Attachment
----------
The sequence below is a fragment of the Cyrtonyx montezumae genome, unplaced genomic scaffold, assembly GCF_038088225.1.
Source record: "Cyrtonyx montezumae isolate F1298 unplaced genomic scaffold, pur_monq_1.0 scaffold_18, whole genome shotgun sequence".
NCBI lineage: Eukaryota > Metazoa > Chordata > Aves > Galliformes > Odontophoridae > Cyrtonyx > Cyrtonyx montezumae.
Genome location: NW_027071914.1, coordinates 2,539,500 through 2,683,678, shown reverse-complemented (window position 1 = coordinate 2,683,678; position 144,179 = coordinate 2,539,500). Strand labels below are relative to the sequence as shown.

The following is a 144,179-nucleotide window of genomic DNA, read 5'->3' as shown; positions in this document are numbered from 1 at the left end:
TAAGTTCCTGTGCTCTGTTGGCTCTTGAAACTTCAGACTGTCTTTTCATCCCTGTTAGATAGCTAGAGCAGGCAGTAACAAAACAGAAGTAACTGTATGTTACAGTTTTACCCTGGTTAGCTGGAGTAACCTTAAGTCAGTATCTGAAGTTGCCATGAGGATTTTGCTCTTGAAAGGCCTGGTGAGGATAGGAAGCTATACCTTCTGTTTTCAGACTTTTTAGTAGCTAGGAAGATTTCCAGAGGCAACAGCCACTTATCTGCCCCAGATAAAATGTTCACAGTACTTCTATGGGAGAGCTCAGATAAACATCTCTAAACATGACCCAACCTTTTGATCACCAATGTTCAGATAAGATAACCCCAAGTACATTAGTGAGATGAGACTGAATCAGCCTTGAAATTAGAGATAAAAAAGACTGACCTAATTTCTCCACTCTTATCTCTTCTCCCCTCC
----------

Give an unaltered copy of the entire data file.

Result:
The sequence below is a fragment of the Cyrtonyx montezumae genome, unplaced genomic scaffold, assembly GCF_038088225.1.
Source record: "Cyrtonyx montezumae isolate F1298 unplaced genomic scaffold, pur_monq_1.0 scaffold_18, whole genome shotgun sequence".
NCBI lineage: Eukaryota > Metazoa > Chordata > Aves > Galliformes > Odontophoridae > Cyrtonyx > Cyrtonyx montezumae.
Genome location: NW_027071914.1, coordinates 2,539,500 through 2,683,678, shown reverse-complemented (window position 1 = coordinate 2,683,678; position 144,179 = coordinate 2,539,500). Strand labels below are relative to the sequence as shown.

The following is a 144,179-nucleotide window of genomic DNA, read 5'->3' as shown; positions in this document are numbered from 1 at the left end:
TAAGTTCCTGTGCTCTGTTGGCTCTTGAAACTTCAGACTGTCTTTTCATCCCTGTTAGATAGCTAGAGCAGGCAGTAACAAAACAGAAGTAACTGTATGTTACAGTTTTACCCTGGTTAGCTGGAGTAACCTTAAGTCAGTATCTGAAGTTGCCATGAGGATTTTGCTCTTGAAAGGCCTGGTGAGGATAGGAAGCTATACCTTCTGTTTTCAGACTTTTTAGTAGCTAGGAAGATTTCCAGAGGCAACAGCCACTTATCTGCCCCAGATAAAATGTTCACAGTACTTCTATGGGAGAGCTCAGATAAACATCTCTAAACATGACCCAACCTTTTGATCACCAATGTTCAGATAAGATAACCCCAAGTACATTAGTGAGATGAGACTGAATCAGCCTTGAAATTAGAGATAAAAAAGACTGACCTAATTTCTCCACTCTTATCTCTTCTCCCCTCC